For six and a half years, I was a technical and senior technical writer with a Fortune 1000 company. I worked hard, pushed myself into the corporate mold, and it paid my bills. It also made me miserable. So after finishing grad school and stepping back into Corporate America, I was dreading it. But it was poetry, of all things, that made the transition easy.
Technical writing is low-stress, but not the most exciting work in the world. I edited forms, training documents, internal and external communications, and basically brought corporate style and grammar to documentation. My team was small and underappreciated. The healthcare company I worked for cared less about patients than it did about profits. When the opportunity to leave Corporate America and pursue an MFA in Creative Writing presented itself, I jumped at the chance.
Fast forward two and a half years to December 2020. My thesis defense was approaching. To follow through on the deal my wife and I made when I started my MFA, I began applying for jobs. I sent out my resume to nonprofits, publishing houses, small publishers, and a few other employers that excited me. I heard nothing. Knowing it was the bulk of my corporate experience, I also applied for technical writing jobs. Wouldn’t you know, it was another healthcare company seeking a technical writer that came calling.
Before that first interview, I was nervous. Not for the interview itself, but at the prospect of potentially heading back into a similar position I’d left. I didn’t want to be doing more work that didn’t engage me just to make someone else wealthy. But I needed a job, to get back out there and pay the bills. I landed the gig and started the strange process of learning a new company, coworkers, and systems all virtually.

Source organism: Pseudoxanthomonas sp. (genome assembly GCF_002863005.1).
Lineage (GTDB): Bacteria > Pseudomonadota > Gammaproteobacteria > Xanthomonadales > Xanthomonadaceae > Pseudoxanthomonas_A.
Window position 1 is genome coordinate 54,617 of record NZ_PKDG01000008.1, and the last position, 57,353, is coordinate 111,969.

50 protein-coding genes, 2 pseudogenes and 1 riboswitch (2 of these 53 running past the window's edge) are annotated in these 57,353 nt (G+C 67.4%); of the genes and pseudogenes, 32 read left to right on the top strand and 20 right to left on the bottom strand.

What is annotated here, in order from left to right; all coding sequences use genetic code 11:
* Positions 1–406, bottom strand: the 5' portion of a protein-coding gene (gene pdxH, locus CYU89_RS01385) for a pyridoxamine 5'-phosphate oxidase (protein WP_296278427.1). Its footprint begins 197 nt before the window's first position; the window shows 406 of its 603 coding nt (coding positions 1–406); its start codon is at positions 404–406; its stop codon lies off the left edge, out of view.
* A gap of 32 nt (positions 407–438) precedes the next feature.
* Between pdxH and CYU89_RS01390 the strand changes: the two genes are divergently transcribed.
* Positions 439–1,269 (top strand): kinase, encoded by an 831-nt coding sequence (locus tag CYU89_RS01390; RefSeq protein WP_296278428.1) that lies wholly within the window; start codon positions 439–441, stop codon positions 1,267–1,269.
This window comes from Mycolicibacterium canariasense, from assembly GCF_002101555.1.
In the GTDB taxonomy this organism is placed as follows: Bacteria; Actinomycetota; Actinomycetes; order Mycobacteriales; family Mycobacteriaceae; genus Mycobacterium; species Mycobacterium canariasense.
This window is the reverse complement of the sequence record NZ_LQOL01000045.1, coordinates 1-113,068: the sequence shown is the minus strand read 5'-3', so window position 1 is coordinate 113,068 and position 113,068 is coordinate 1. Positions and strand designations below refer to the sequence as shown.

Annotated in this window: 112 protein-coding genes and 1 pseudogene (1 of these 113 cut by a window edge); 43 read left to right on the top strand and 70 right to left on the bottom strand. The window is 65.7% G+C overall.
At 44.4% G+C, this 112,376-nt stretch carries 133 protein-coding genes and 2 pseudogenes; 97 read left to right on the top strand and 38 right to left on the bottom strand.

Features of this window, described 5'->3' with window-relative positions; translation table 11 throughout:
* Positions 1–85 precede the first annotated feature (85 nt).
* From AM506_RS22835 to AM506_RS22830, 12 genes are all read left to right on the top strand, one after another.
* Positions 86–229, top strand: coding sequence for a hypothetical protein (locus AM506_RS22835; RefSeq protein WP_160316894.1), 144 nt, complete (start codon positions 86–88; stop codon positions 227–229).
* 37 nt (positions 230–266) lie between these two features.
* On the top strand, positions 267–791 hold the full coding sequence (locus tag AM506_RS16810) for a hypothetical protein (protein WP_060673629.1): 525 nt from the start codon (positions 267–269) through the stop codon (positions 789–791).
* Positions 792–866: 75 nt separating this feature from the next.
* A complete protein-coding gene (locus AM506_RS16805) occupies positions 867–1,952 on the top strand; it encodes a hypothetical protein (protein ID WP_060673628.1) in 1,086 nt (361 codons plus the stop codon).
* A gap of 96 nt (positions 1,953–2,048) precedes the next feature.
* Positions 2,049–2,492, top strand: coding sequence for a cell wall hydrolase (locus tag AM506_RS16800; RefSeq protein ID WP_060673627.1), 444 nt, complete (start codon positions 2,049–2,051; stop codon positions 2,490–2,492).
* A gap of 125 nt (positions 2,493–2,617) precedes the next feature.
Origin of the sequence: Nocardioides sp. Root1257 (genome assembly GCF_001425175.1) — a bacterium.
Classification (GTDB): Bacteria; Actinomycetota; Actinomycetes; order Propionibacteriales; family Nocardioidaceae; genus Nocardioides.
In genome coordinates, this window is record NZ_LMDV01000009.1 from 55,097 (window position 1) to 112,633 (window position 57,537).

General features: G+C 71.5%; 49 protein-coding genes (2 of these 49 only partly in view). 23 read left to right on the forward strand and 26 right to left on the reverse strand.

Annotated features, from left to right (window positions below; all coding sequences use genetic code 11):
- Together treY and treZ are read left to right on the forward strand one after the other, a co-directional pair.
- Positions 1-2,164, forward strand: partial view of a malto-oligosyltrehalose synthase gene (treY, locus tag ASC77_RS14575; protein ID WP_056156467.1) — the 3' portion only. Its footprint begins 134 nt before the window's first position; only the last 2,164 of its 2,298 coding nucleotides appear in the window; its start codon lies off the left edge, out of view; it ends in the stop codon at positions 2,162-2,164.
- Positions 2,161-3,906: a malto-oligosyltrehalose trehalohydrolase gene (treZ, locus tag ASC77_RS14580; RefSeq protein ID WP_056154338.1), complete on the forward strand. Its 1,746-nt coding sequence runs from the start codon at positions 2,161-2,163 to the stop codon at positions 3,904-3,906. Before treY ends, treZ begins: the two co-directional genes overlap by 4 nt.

As part of the process, I was assigned another technical writer to review my work. When I revealed that in addition to writing fiction, I’m a poet, his eyes lit up. So was he. And we weren’t the only ones. He invited me to a Microsoft Teams chat channel where we talk about poetry. Then he put out a poetry challenge. It was something about the post-holiday lull. Within the week, the three of us in the chat all drafted and shared our poems based on the challenge.
Admittedly, I’d been struggling to write poetry outside of school poetry workshops. I found daily writing on my newest book easy, but the mental gear-shift required for poetry wasn’t happening. But now, I had a forum. A prompt. And a pair of coworkers, relative strangers to me at the time, with nothing but encouragement.
Half past the holidays,
in winter’s less festive cousin, mid-
January. Tiny lights twinkle
off, though the shuffle of Instacart,
Amazon, Postmates, and Doordash
keep the pantry full and the pandemic
at bay. Splotches of snow, leftovers
from a winter feast, vitiligo
the lawns, awaiting the next
blustering meal to come.
Barely more than a first draft, it felt strange to share it. Unlike most of my poetry, it had nothing to do with politics or growing up intersex. But this was still work a work environment. These were coworkers, not close friends or the anything-goes environment of a literary journal or workshop. And it was delightfully freeing and satisfying.
The three of us rotated, coming up with challenges and prompts for poetry. Sometimes it was to use a specific word or phrase. Sometimes to write about a particular feeling. An image of a birdhouse in a field. Specific poetry forms like the ghazal or sonnet. In the deep end of learning a new style guide and the myriad systems we use to do our jobs, I was buoyed by these poetic sojourns.
We’ve shared dozens of poems with each other. We’ve given each other book suggestions, particularly during August and The Sealey Challenge. Just last month, a friend of mine from grad school joined our technical writing team. She, too, is a poet, and has been welcomed into our little group. As if it couldn’t get any better.
Almost a year into the new job, it doesn’t feel like last time. The company is more focused on patient outcomes than my previous employer. There are eight teams of technical writers and an obvious investment in good writing. My team members and boss are cool. I’m not miserable. And that little poetry group gives me life and actually gets me excited to log into work each day. That’s priceless.